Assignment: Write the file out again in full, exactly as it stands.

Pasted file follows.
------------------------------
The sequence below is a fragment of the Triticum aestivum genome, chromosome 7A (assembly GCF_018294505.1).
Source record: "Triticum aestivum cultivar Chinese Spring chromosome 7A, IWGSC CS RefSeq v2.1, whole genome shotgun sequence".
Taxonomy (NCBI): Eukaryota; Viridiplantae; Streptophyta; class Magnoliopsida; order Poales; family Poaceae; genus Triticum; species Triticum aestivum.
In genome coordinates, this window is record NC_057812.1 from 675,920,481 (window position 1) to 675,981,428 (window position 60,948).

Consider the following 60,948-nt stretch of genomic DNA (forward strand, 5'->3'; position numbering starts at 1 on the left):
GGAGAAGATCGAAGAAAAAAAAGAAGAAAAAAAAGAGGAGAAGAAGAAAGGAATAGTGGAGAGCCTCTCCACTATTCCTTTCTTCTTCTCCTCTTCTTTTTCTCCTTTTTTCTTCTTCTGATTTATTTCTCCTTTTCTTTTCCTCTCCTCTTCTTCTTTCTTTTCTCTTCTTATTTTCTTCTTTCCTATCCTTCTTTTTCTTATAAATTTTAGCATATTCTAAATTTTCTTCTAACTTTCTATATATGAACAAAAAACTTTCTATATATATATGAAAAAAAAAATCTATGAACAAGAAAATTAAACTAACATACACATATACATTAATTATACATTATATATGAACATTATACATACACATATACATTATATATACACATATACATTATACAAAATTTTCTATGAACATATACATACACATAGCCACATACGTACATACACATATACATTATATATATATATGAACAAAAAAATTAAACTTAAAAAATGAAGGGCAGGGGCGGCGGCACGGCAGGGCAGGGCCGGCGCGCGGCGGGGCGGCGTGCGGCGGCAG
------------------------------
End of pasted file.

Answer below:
The sequence below is a fragment of the Triticum aestivum genome, chromosome 7A (assembly GCF_018294505.1).
Source record: "Triticum aestivum cultivar Chinese Spring chromosome 7A, IWGSC CS RefSeq v2.1, whole genome shotgun sequence".
Taxonomy (NCBI): Eukaryota; Viridiplantae; Streptophyta; class Magnoliopsida; order Poales; family Poaceae; genus Triticum; species Triticum aestivum.
In genome coordinates, this window is record NC_057812.1 from 675,920,481 (window position 1) to 675,981,428 (window position 60,948).

Consider the following 60,948-nt stretch of genomic DNA (forward strand, 5'->3'; position numbering starts at 1 on the left):
GGAGAAGATCGAAGAAAAAAAAGAAGAAAAAAAAGAGGAGAAGAAGAAAGGAATAGTGGAGAGCCTCTCCACTATTCCTTTCTTCTTCTCCTCTTCTTTTTCTCCTTTTTTCTTCTTCTGATTTATTTCTCCTTTTCTTTTCCTCTCCTCTTCTTCTTTCTTTTCTCTTCTTATTTTCTTCTTTCCTATCCTTCTTTTTCTTATAAATTTTAGCATATTCTAAATTTTCTTCTAACTTTCTATATATGAACAAAAAACTTTCTATATATATATGAAAAAAAAAATCTATGAACAAGAAAATTAAACTAACATACACATATACATTAATTATACATTATATATGAACATTATACATACACATATACATTATATATACACATATACATTATACAAAATTTTCTATGAACATATACATACACATAGCCACATACGTACATACACATATACATTATATATATATATGAACAAAAAAATTAAACTTAAAAAATGAAGGGCAGGGGCGGCGGCACGGCAGGGCAGGGCCGGCGCGCGGCGGGGCGGCGTGCGGCGGCAG